Speaking as someone who set up a number of lemonade stands as a kid — and who probably sold some pretty sour, watery, and sickly sweet lemonade to innocent buyers in the process — it’s hard for me to imagine that police, regulators, and busybody neighbors don’t have something better to do than oversee harmless childhood money-making ventures.  Have we really reached the point that you actually have to pass a law to safeguard an activity that has been part of Americana for decades?

But the world has changed.  Apparently we do have to enact laws to make sure that regulators don’t target little kids in their zeal to exercise overprotective nanny-state control over our daily activities.  But because the world has changed, I also wonder if the Texas law is really going to have much of an impact in these days of equally overprotective parents.  How many helicopter Moms and Dads are going to allow their young kids to interact with complete strangers who might pass by and want to wet their whistle with a glass of homemade lemonade?

45 Rattlers

A homeowner who lived near Abilene, Texas was experiencing some trouble with his cable TV feed after the area experienced some high winds, so he crawled into the space under his house to check his connections.  That turned out to be a mistake.  When the homeowner saw “a few” snakes in the crawlspace, he beat a hasty retreat, decided he needed professional help, and called Big Country Snake Removal.

rattlesnakes20in20texas20_op_1_cp__1553128408650.jpg_78428046_ver1.0_640_360When the snake removal crew arrived and went under the house, it found 45 — 45! — rattlesnakes cozily curled up in the crawlspace under the home, which the snakes apparently found to be a safe and agreeable place to live.  A creepy video shows the Snake Removal crew lassoing the snakes with an extendable device, causing the snakes to hiss, shake their rattles, and expose their fangs.  The largest rattler was five and a half feet long — which seems like a pretty big damned snake to me.  The owner of Big Country Snake Removal, though, says the snake infestation wasn’t unusual, and “We do this all the time.”  (Sounds like an interesting place to work, doesn’t it?)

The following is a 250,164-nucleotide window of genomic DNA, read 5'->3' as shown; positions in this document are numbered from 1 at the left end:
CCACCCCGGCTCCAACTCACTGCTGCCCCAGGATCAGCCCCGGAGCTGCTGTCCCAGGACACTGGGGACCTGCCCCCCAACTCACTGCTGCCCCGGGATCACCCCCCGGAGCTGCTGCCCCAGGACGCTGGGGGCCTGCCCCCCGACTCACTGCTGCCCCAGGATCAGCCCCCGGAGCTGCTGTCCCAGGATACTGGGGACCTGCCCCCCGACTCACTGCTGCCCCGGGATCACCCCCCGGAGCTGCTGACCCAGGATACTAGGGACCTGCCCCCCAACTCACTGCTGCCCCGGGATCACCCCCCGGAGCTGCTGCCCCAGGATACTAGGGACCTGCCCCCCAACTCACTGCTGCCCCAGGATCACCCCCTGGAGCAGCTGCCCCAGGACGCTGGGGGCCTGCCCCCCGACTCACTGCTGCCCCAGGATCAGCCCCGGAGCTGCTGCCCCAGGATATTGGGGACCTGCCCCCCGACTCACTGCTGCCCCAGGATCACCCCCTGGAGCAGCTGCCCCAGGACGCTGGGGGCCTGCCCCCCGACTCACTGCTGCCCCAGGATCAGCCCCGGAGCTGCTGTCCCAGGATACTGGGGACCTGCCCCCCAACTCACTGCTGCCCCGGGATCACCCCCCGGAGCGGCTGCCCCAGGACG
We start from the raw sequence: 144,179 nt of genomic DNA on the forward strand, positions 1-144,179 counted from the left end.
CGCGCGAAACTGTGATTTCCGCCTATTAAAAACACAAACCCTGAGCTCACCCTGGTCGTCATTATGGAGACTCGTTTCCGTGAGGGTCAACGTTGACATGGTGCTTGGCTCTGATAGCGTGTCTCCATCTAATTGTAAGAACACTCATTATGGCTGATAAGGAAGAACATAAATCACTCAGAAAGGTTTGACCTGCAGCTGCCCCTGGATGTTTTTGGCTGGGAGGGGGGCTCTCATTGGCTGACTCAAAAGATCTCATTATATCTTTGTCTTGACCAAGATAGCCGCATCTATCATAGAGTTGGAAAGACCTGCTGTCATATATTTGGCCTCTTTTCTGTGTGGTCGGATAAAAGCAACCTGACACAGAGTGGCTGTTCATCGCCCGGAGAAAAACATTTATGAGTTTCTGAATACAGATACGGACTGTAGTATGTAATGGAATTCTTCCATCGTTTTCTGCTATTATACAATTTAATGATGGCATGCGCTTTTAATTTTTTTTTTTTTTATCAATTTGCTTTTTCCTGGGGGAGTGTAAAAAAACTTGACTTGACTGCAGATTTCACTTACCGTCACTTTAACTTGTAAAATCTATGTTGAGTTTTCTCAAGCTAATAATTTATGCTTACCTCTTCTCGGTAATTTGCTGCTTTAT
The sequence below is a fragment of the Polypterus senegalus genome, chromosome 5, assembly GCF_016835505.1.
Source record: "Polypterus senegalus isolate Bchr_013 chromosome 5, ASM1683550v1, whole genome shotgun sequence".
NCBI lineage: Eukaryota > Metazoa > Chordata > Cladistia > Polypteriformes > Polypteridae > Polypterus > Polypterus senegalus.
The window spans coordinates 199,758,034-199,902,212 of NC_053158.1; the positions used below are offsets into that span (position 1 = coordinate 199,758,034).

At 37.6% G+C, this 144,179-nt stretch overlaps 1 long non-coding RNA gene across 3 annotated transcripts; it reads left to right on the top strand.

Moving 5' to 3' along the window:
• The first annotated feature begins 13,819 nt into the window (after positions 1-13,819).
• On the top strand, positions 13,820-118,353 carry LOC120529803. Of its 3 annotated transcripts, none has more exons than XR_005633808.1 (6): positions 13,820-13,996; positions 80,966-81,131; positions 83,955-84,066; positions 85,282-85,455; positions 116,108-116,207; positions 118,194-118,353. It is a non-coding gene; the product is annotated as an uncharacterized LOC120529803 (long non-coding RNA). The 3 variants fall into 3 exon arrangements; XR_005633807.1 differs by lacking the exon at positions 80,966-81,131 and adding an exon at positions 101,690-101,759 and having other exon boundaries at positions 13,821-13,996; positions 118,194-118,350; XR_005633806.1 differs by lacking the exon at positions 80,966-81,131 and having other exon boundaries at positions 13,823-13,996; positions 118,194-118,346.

In case you’re interested, in addition to its removal services Big Country Snake Removal also offers snake inspections, “rattlesnake avoidance training” for your dog, and “snake-proof fencing.”

45 snakes under one house?  It sounds like a bad Samuel L. Jackson movie.  How many rattlesnakes are there in rural Texas, anyway?  If you were the homeowner, would you continue to live in the house, knowing that rattlers clearly love to camp out, by the dozens, in the crawlspace?  At the very least, I think I’d be investing in some of that “snake-proof fencing,” just in case.

Down-Home BBQ

I’m in Houston for work. When you’re a visitor to a town on a working trip, it’s nice to get away from the hotel scene and hit one of the local joints and, if possible, enjoy some true regional cuisine — like authentic, wood-smoked barbecue.